Venice is studying a new proposal for reducing the impact of the colossal cruise ships that enter its lagoon on a daily basis - the construction of an artificial terminal island in the Adriatic.
Cruise ship passengers would disembark on the man-made, 940-metre jetty and board a fleet of catamarans to ferry them into Venice. Each catamaran would be able to take about 800 passengers, with the transfer to Venice's historic centre taking less than an hour.
The proposed solution would allow passengers to experience the thrill of entering the lagoon by boat, but would satisfy the complaints of Venetians who say that the cruise ships are an eyesore, dwarfing the city's bell towers and palazzi as they lumber into dock.
Critics also say the cruise ships pollute Venice and exacerbate the erosion of its fragile foundations as they pass within a few hundred yards of St Mark's Square and along the narrow Giudecca Canal to the existing cruise ship terminal.
But the cruise industry earns Venice millions of pounds a year and supporters say it is vital for the city's economy.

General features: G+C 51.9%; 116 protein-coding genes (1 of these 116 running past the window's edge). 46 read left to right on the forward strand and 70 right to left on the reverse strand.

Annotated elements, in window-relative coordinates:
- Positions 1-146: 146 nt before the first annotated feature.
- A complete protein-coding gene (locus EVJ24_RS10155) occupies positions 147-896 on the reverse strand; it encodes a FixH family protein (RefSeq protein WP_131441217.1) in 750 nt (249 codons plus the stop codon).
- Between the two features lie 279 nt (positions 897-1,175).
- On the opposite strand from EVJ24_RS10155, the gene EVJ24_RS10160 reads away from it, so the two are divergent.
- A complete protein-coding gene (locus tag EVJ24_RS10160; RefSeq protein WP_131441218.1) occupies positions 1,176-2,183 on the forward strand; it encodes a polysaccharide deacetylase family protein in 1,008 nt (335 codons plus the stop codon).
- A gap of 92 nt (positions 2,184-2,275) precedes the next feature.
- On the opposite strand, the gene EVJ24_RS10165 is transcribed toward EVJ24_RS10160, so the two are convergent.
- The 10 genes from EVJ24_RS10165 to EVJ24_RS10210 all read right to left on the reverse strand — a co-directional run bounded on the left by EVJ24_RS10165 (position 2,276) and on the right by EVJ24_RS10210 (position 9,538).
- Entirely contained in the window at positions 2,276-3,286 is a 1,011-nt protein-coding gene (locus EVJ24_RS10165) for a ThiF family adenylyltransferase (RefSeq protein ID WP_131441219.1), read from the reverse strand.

The industry is in favour of dredging a new channel in the lagoon, known as the Contorta-Sant'Angelo, which would enable ships to access the existing cruise ship terminal without sailing so close to Venice. But the artificial jetty, which would cost about €128 million, would dispense with the need for the channel, which environmentalists oppose on the grounds that it would upset the ecosystem of the lagoon.
Up to five big cruise ships could dock at the proposed new terminal, which would be built on an artificial island at the mouth of the northernmost of three inlets that connect the lagoon to the Adriatic.
Duferco Engineering, the Italian company behind the idea, said the island would take about two years to build. It hoped for a decision from the Italian government within the next two months.
The Daily Telegraph